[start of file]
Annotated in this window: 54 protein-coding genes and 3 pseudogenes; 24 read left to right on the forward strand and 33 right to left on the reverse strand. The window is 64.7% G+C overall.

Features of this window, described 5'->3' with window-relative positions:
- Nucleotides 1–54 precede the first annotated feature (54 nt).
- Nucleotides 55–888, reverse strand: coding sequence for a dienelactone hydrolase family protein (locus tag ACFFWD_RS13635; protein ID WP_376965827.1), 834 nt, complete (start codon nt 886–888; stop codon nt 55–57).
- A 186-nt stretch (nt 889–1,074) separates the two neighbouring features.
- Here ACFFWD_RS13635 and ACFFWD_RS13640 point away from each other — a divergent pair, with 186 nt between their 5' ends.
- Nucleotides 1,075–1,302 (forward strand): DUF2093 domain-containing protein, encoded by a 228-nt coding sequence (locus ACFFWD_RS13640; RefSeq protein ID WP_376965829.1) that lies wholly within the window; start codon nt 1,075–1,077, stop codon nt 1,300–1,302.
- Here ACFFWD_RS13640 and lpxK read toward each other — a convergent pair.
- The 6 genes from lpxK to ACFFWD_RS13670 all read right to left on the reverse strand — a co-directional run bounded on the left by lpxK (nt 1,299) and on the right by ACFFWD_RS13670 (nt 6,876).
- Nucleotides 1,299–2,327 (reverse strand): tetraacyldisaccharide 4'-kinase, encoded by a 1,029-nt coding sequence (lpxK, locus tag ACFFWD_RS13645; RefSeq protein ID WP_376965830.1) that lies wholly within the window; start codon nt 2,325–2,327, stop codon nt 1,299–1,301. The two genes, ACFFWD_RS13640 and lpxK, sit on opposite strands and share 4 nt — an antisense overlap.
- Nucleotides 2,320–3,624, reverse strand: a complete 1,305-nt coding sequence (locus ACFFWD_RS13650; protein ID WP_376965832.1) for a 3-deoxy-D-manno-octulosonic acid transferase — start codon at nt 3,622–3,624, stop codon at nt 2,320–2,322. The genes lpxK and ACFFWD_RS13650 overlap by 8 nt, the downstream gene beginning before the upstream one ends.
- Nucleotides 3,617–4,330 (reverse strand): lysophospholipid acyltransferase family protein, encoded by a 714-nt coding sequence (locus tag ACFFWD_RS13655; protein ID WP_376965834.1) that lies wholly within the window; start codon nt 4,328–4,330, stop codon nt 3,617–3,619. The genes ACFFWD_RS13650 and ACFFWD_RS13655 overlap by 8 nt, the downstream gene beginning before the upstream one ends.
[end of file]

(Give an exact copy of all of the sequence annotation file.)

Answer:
Annotated in this window: 54 protein-coding genes and 3 pseudogenes; 24 read left to right on the forward strand and 33 right to left on the reverse strand. The window is 64.7% G+C overall.

Features of this window, described 5'->3' with window-relative positions:
- Nucleotides 1–54 precede the first annotated feature (54 nt).
- Nucleotides 55–888, reverse strand: coding sequence for a dienelactone hydrolase family protein (locus tag ACFFWD_RS13635; protein ID WP_376965827.1), 834 nt, complete (start codon nt 886–888; stop codon nt 55–57).
- A 186-nt stretch (nt 889–1,074) separates the two neighbouring features.
- Here ACFFWD_RS13635 and ACFFWD_RS13640 point away from each other — a divergent pair, with 186 nt between their 5' ends.
- Nucleotides 1,075–1,302 (forward strand): DUF2093 domain-containing protein, encoded by a 228-nt coding sequence (locus ACFFWD_RS13640; RefSeq protein ID WP_376965829.1) that lies wholly within the window; start codon nt 1,075–1,077, stop codon nt 1,300–1,302.
- Here ACFFWD_RS13640 and lpxK read toward each other — a convergent pair.
- The 6 genes from lpxK to ACFFWD_RS13670 all read right to left on the reverse strand — a co-directional run bounded on the left by lpxK (nt 1,299) and on the right by ACFFWD_RS13670 (nt 6,876).
- Nucleotides 1,299–2,327 (reverse strand): tetraacyldisaccharide 4'-kinase, encoded by a 1,029-nt coding sequence (lpxK, locus tag ACFFWD_RS13645; RefSeq protein ID WP_376965830.1) that lies wholly within the window; start codon nt 2,325–2,327, stop codon nt 1,299–1,301. The two genes, ACFFWD_RS13640 and lpxK, sit on opposite strands and share 4 nt — an antisense overlap.
- Nucleotides 2,320–3,624, reverse strand: a complete 1,305-nt coding sequence (locus ACFFWD_RS13650; protein ID WP_376965832.1) for a 3-deoxy-D-manno-octulosonic acid transferase — start codon at nt 3,622–3,624, stop codon at nt 2,320–2,322. The genes lpxK and ACFFWD_RS13650 overlap by 8 nt, the downstream gene beginning before the upstream one ends.
- Nucleotides 3,617–4,330 (reverse strand): lysophospholipid acyltransferase family protein, encoded by a 714-nt coding sequence (locus tag ACFFWD_RS13655; protein ID WP_376965834.1) that lies wholly within the window; start codon nt 4,328–4,330, stop codon nt 3,617–3,619. The genes ACFFWD_RS13650 and ACFFWD_RS13655 overlap by 8 nt, the downstream gene beginning before the upstream one ends.